Many people in government have spouses of course, and many of those spouses say things on social media. Why are George Conway’s comments more interesting than most? The reason is captured in this New York Times report from May 15, 2017.
The hosts of MSNBC’s “Morning Joe” said on Monday that the White House counselor Kellyanne Conway complained extensively about President Trump in private conversations with them before he was elected.
Mika Brzezinski said during Monday’s broadcast that she heard Ms. Conway denounce the candidate in private after promoting him on television.
“She would get off the air, the camera would be turned off, the microphone would be taken off, and she would say ‘Blech, I need to take a shower,’ because she disliked her candidate so much,” Ms. Brzezinski said of Ms. Conway.
Joe Scarborough, Ms. Brzezinski’s co-host and fiancé, echoed the statements, saying that Ms. Conway said after being interviewed that she had only taken the job for money and that she would soon be done defending Mr. Trump. “‘But first I have to take a shower, because it feels so dirty to be saying what I’m saying,’” Ms. Brzezinski added, mocking what the hosts said was Ms. Conway’s attitude at the time. “I guess she’s just used to it now.”
Conway has denied the story. But her husband’s tweets suggest he currently holds views broadly similar to those attributed to Kellyanne by the Morning Joe hosts. And that, in turn, raises the possibility that she privately still feels the same way she allegedly did during the campaign: disgusted with the bad character of the man she helped elect to the presidency. If one of the most senior counselors of the United States does inwardly feel such acute disgust toward her boss, yet serves him anyway for her own personal advantage, that is important information both about the president and about the kind of people staffing his White House.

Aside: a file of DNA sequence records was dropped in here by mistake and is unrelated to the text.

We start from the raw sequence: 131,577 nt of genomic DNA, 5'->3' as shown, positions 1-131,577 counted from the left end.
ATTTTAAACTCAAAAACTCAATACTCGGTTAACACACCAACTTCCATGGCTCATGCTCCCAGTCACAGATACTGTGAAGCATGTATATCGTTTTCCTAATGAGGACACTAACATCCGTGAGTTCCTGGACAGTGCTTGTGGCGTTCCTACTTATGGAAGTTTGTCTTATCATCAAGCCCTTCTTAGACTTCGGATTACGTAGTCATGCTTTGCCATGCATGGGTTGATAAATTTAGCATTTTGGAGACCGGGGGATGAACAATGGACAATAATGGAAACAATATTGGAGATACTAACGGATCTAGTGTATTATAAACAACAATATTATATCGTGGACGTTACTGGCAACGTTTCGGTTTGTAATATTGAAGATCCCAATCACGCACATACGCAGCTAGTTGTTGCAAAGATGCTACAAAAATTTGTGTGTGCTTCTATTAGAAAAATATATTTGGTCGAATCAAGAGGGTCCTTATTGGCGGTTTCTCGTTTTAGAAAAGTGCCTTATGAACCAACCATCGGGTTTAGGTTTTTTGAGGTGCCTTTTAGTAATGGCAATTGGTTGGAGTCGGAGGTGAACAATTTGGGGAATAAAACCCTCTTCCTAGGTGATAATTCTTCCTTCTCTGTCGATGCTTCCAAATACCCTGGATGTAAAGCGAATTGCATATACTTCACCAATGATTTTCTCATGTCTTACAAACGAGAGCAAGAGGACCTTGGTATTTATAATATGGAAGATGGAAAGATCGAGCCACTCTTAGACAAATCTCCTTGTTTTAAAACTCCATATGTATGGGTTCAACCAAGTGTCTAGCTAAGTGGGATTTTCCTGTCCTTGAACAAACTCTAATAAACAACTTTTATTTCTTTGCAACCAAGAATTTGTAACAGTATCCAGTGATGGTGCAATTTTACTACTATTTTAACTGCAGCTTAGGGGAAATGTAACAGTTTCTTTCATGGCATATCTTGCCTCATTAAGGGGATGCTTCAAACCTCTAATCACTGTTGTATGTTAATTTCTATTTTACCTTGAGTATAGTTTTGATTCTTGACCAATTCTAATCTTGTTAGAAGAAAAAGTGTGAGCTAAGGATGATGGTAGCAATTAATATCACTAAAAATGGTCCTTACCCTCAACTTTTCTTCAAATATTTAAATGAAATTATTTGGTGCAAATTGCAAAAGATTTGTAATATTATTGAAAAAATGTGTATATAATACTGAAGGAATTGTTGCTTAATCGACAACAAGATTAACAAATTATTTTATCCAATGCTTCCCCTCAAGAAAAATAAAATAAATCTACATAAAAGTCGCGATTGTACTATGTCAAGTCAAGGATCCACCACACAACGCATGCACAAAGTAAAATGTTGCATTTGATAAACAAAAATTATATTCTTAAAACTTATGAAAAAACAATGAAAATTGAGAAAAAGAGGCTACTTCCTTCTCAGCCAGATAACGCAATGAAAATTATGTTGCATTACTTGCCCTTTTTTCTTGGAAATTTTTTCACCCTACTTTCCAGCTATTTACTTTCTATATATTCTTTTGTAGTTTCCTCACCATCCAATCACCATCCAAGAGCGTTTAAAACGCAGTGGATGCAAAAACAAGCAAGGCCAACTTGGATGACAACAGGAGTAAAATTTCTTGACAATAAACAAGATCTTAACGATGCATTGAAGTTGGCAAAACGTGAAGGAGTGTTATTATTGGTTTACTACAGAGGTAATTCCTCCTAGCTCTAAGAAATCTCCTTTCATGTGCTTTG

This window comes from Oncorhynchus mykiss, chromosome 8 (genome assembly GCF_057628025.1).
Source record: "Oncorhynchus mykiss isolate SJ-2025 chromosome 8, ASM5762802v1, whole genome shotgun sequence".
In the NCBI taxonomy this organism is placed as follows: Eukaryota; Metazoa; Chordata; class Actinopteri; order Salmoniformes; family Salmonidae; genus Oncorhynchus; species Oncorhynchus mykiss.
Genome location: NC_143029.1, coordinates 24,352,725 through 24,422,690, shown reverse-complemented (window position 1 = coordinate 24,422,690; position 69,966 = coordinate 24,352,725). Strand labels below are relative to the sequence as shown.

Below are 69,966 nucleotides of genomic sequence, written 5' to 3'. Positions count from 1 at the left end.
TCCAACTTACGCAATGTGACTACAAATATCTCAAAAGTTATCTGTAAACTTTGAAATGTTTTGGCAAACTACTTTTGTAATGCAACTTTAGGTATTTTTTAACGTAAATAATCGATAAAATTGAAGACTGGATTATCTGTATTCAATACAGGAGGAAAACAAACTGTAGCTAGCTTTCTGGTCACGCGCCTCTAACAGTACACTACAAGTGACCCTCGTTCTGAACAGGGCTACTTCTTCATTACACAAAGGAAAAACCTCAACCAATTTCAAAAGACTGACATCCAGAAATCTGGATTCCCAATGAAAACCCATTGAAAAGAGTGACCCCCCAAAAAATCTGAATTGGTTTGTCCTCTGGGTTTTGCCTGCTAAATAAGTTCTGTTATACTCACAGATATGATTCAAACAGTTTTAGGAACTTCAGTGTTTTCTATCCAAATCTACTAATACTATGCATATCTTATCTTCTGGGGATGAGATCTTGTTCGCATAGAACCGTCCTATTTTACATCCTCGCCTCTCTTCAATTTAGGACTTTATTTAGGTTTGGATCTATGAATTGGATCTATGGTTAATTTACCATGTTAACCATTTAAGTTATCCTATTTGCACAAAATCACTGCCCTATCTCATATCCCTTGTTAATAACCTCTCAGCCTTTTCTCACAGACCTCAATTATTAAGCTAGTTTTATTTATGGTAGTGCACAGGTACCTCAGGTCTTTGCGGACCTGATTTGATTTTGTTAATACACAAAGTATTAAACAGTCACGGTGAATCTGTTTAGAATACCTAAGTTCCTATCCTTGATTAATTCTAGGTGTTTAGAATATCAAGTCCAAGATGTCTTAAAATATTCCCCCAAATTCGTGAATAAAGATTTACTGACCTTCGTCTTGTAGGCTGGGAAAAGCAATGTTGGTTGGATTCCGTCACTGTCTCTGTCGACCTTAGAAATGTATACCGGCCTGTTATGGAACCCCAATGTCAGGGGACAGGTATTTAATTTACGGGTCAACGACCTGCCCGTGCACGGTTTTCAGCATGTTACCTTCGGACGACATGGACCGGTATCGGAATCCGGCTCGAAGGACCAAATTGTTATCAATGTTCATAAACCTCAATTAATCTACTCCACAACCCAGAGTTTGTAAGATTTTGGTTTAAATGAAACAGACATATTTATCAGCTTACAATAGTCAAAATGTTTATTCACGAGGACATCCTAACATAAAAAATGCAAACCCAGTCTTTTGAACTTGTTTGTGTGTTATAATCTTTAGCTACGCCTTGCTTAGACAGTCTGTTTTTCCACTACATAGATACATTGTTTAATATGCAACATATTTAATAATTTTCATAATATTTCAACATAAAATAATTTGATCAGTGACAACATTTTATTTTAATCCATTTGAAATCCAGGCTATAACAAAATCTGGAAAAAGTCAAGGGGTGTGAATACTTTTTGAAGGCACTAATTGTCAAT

The question was completely in-bounds—and Conway’s angry reaction to the question only confirms its in-bounds-ness. Her first instinct was to invoke her autonomy as a woman. It was completely inappropriate, she suggested, to ask one spouse any questions about the political activities of the other—and especially inappropriate to ask such questions of a wife, for they would never be asked of a husband.
This is the same Kellyanne Conway who played a key role in the Trump campaign’s strategy for addressing accusations of sexual misconduct against its candidate—and that was to raise as a defense the sexual misconduct of their opponent’s husband. Here, for example, is Conway speaking with Chris Matthews after Trump’s press conference with Bill Clinton accusers. Here she is again with Megyn Kelly—insisting that women who claimed to have been victimized by Bill Clinton “deserved to be heard” as part of the case against Hillary Clinton. On the attack, Conway embraces views akin to the antiquated legal doctrine of coverture, wherein a woman’s legal existence is entirely subsumed into her husband’s. On the defensive, she’s suddenly Gloria Steinem.